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Is Colorado On Track for a California-Style Gas Car Ban? What We Know So Far

Is Colorado On Track for a California-Style Gas Car Ban? What We Know So Far

A couple of weeks back, California made headlines when it finalized plans to ban the sale of all gas-powered vehicles in the state by 2035.

This radical new rule marked the first instance of a government anywhere in the world passing a 100% zero emissions vehicle (ZEV) mandate. It also left many Coloradans wondering if the Centennial State would immediately be effected by California’s new ban.

After all, Colorado has agreed to adopt California’s regulatory program in the past.

However, new statements from the Governor’s office suggest that the state won’t be following California’s lead this time. At least not yet.

According to the Associated Press:

Colorado regulators, who adopted California’s older rules, won’t follow California’s new ones, the administration of Democratic Gov. Jared Polis said.


“While the governor shares the goal of rapidly moving towards electric vehicles, he is skeptical about requiring 100% of cars sold to be electric by a certain date as technology is rapidly changing,” the Colorado Energy Office said in a statement.

It’s a positive sign that the Governor appears to be rejecting such heavy-handed mandate. Gas vehicle bans are illiberal and run roughshod over consumer choice. They also ignore the distinct vulnerabilities facing the electric grid as demand continues to increase and reliable generation continues to be replaced with intermittent renewables.

California got a quick reminder of this factor just one week after finalizing its ban, when a heat wave forced the state to specifically ask its residents to avoid charging electric vehicles, among other things, to avoid rolling blackouts.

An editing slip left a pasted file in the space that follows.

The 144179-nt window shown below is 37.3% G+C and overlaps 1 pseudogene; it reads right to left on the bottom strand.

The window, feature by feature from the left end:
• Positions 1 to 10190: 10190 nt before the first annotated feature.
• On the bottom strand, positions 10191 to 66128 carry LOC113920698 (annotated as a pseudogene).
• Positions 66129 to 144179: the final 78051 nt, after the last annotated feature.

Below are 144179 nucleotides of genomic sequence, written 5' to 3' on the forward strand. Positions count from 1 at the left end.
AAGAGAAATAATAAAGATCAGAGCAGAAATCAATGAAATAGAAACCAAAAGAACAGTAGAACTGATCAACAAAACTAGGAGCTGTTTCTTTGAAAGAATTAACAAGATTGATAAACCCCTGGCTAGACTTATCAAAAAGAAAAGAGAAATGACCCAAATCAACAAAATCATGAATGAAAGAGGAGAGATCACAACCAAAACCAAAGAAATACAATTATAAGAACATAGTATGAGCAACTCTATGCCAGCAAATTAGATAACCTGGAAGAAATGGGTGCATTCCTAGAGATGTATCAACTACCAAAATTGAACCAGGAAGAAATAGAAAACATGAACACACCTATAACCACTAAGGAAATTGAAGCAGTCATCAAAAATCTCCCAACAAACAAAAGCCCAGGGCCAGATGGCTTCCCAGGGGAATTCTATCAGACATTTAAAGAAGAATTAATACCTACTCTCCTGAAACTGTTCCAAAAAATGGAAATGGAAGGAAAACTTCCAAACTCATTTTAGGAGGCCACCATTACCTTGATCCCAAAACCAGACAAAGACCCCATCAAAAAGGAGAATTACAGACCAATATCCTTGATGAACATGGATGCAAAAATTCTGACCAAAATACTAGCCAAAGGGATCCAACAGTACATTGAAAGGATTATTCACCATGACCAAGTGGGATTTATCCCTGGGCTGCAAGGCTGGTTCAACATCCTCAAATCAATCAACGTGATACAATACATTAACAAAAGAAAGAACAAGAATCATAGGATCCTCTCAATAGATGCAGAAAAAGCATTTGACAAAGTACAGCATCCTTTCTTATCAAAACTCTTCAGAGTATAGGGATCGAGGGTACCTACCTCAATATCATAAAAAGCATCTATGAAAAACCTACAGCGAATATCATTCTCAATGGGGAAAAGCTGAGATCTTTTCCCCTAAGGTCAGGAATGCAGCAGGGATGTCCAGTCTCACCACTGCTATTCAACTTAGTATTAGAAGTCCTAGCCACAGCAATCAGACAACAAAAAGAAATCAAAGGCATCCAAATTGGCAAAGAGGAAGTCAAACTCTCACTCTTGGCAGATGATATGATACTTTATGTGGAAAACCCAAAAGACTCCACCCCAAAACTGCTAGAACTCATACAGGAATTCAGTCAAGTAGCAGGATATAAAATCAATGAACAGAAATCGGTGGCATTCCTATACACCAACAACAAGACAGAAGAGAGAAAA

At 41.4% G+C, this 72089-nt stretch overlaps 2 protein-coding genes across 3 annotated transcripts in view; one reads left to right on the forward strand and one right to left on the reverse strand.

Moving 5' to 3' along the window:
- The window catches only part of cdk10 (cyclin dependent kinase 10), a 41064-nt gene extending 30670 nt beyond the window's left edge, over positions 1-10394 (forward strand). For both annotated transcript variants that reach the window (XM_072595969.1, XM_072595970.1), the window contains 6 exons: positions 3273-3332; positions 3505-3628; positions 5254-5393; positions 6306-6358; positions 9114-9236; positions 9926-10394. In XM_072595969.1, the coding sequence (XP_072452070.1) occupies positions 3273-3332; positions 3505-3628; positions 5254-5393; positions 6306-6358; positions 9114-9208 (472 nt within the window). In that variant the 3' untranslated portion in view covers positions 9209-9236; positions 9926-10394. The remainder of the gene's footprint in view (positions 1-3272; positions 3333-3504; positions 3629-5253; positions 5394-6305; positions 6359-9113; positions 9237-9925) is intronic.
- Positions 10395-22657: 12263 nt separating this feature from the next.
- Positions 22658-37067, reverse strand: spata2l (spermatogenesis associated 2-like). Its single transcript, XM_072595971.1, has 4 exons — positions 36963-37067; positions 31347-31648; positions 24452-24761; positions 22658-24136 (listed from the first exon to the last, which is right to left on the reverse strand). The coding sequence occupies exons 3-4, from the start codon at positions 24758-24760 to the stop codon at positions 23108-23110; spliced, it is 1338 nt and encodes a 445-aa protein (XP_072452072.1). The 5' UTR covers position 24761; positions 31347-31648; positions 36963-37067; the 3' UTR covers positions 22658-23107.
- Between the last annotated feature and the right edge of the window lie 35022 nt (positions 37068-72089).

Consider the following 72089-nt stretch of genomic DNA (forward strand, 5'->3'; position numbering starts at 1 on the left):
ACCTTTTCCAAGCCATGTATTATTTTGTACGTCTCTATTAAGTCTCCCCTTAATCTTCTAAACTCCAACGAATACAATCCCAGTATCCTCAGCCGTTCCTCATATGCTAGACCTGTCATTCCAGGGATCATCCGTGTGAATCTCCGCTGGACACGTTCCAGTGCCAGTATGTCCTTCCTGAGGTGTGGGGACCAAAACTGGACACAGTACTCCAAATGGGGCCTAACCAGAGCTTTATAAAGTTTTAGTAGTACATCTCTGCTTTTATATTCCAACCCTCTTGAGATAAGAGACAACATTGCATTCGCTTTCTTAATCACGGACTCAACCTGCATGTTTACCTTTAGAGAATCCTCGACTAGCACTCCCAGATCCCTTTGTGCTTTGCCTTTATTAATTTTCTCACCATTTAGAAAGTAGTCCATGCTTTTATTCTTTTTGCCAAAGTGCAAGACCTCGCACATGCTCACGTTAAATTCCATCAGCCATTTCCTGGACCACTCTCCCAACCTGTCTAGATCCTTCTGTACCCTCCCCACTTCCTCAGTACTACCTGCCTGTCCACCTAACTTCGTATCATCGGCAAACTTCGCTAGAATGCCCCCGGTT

As the Wall Street Journal points out:

California heavily relies on solar energy instead of natural-gas power or coal-fired generation, a strategy that poses a challenge when the sun sets. The state imports electricity from other states when energy demand surges. Because of droughts, California hasn’t produced as much hydroelectric power in recent years.

In anticipation of the heat wave, Democratic Gov. Gavin Newsom declared a state of emergency last week to increase the energy supply by allowing power plants to generate additional electricity.

The state has been stretching its renewable-energy supply in recent days largely by using batteries and asking customers to conserve power. That system could crumble if the heat persists.

However, Coloradans concerned about the prospects of a gas-vehicle ban coming here should not breathe a sigh of relief just yet.

There’s no official timeline or deadline for Colorado to adopt or eschew California mandates. The state assembly has only told the Air Quality Control Commission (AQCC) that it can adopt California regulations, not that it must. That leaves a great deal of discretion for Colorado regulators in the Polis administration to bide their time in considering next steps.

It’s possible that the Governor is sincere in his opposition to the gas-vehicle ban. It’s also possible that he is simply weighing his statements on the matter against a looming November election where he’s hoping to retain his job against a Republican challenger. A similar calculus has already been demonstrated in his recent decision to push back against looming EPA mandates over ozone pollution, after doing the exact opposite when he took office in 2019.

If he secures his reelection this November, he won’t have to face Colorado voters again for the duration of his time in office. That could free him up to revisit more politically perilous regulatory decisions at a later date, if he so chooses.

It’s also possible that the administration is content to simply kick the can down the road.

The Polis administration has committed the state to a goal of having 940,000 EVs on the road in Colorado by 2030, long after the Governor is term-limited. So far, there are only around 61,000 registered EVs in the state, according to the state’s dashboard.

A future administration, frustrated by the lack of widespread, organic EV take up among Colorado residents, could very well choose to revisit the idea at a later date in order to force the issue.

So, Colorado residents concerned with the ability freely choose their means of transportation should remain vigilant.

But as it currently stands, a California-style ban will not be coming to Colorado.

Jake Fogleman